As an additional benefit, I've always found making notes in a notebook to be less intrusive in meetings or interviews than typing or using a stylus on a tablet (although changing social norms may make the latter less intrusive eventually), and the act of writing to be less intrusive to my own thought processes than typing (maybe just because no red squiggly lines appear under my notes as I type, or text reflowing, drawing the eye as it does so), but that might just be me, or I might just be showing my age.

      I always use the computer for taking notes in meetings. I can type at over 200WPM and my handwriting is painfully slow in comparison. I used to do transcription work to pay the bills through my days at the university. I could quite literally record every word of a meeting if I wanted to. I find that its easier to follow the meeting if I make a quick electronic note and then return my attention to the person talking. It's important to have the right keyboard for this. Many people like their MX keyboards with mechanical switches, but they are very loud and very rude during meetings. It is considerate to avoid making loud keyboard noises.

  • by Deathlizard (115856) on Sunday April 20, 2014 @04:22PM (#46801107) Homepage Journal

    Writes like paper
    Syncs to evernote
    Saves everything to pdf and can easily be printed for paper archival

  • by dslbrian (318993) on Sunday April 20, 2014 @04:27PM (#46801131)

    I use this: Freeplane []

    It's not the right tool for long verbose text, but for collecting ideas and arranging them together it works well. I tend to think of it as a free-form web page. A few key things:
    - It is portable, at least I run mine off a USB flash drive. This is a key feature, if it were not so then it wouldn't get used. It's not "cloud" but then I think of this as being better than a cloud version, as it does not require network, and you don't have to worry about cloud security.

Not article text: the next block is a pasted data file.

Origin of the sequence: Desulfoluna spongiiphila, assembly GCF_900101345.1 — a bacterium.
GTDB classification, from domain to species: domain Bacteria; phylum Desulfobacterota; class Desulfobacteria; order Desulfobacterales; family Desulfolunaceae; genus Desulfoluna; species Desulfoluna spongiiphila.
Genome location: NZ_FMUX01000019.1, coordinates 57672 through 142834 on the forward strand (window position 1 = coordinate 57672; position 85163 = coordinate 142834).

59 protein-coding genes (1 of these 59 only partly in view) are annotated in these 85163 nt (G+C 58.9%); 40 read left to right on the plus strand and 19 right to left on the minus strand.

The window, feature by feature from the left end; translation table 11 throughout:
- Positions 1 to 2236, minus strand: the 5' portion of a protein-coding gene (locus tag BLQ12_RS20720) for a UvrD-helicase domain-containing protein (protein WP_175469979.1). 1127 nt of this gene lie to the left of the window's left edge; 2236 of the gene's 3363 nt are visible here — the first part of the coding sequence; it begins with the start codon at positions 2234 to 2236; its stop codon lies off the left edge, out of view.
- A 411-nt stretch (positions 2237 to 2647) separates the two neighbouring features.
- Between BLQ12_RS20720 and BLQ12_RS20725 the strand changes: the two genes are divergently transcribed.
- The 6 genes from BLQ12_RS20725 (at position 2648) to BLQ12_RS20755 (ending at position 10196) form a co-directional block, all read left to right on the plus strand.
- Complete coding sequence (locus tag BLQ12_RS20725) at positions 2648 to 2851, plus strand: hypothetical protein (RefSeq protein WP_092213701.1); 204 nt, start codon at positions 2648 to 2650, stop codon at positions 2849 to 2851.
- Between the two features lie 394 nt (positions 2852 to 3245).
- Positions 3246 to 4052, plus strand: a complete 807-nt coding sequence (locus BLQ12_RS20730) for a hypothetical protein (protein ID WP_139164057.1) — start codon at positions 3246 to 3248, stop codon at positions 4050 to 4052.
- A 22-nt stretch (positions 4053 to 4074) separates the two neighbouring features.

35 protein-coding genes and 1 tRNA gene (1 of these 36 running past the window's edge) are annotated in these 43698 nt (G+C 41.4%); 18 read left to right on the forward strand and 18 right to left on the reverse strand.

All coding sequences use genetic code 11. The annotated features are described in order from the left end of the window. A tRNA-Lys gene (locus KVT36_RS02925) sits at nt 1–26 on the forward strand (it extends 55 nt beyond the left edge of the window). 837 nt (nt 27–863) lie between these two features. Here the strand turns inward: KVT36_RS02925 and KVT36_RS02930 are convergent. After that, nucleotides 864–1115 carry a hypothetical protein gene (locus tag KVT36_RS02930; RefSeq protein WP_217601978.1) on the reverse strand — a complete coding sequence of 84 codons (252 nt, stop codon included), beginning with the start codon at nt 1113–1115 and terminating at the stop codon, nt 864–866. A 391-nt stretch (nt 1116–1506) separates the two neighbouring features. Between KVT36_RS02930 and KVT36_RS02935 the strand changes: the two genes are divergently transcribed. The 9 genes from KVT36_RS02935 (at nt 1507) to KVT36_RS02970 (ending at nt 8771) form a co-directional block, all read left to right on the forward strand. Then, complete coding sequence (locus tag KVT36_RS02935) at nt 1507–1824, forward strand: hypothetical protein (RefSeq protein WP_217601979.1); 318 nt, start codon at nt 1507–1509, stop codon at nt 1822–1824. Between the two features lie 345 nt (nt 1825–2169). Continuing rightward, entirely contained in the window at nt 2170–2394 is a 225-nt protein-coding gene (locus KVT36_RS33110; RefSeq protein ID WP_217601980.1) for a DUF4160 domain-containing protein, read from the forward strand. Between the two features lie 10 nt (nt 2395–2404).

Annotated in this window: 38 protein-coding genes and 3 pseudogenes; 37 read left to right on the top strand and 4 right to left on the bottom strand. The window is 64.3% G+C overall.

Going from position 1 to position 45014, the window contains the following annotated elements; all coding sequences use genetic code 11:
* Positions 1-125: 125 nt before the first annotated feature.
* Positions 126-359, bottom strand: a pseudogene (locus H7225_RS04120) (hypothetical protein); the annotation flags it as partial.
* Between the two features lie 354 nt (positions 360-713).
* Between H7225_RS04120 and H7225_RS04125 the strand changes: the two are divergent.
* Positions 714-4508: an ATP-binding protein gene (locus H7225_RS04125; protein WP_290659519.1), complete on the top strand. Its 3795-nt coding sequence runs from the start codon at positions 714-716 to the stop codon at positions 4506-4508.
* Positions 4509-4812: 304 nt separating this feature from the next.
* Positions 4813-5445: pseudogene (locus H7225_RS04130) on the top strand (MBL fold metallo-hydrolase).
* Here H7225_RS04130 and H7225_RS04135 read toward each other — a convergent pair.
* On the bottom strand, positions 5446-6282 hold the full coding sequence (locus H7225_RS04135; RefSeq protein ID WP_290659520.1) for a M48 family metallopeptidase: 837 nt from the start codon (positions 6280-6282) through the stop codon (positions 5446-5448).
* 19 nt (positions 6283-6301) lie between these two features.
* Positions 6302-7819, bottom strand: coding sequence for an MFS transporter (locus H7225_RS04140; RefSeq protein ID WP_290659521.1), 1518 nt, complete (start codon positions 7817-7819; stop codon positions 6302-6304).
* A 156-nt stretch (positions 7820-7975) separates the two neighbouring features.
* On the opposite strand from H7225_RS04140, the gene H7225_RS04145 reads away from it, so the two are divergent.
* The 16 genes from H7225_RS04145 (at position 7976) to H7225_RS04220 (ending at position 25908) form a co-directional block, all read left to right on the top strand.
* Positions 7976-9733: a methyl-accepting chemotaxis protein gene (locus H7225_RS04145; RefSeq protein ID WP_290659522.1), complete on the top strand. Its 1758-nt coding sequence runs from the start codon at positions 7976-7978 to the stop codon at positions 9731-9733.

- It can support links to other files (local on the drive) or web links to external sites. This ability to organize an amorphous collection of things (text, local links, remote links, images) is what makes it a good idea tool.
    - It can collapse/expand parts of the map so you can focus on topic at hand. Just make sure to enable the setting that saves the state of the map (for some reason IIRC it defaults to everything collapsed when the map is first opened).

    Once you setup a couple keybindings, and get the hang of creating and linking new nodes it becomes a pretty fast tool to work in also.

  • by Chelloveck (14643) on Sunday April 20, 2014 @04:28PM (#46801139) Homepage
    If you're just looking for a laundry list of note-taking apps, I'm sure Google can help. If you want real advice you need to provide more information. You're obviously in the habit of taking notes with pen and paper, so why have you failed miserably to keep a digital journal? What part of it doesn't work for you? Your list of requirements is missing that bit of information. You want a "single file or cloud app where I can organize personal notes on projects, configurations, insights, ideas, etc.,". Well, that about covers every single note-taking app ever written, as well as every text editor from the dawn of time. Try to narrow it down a little. Or, stick with pen and paper if it's been working for you. What do you hope to gain by going digital? Knowing that will help point you in the right direction.
  • by Qbertino (265505) on Sunday April 20, 2014 @04:44PM (#46801201)

    I use Evernote. But I don’t trust it.

    I use Evernote for most of my digital notes stuff. I like the syncing feature which keeps notes on my mac, smartphone and tablet in sync.

    However I don’t trust it for really important long-term stuff. Really essential stuff, such as long writing projects, articles, essays, important letters or digital journals go into textfiles that are in directories covered by redundant backup/archive mechanisms on detached portable HDDs with filesystems that can be read with widely available free open source software (Mac OS X HFS *without* journaling).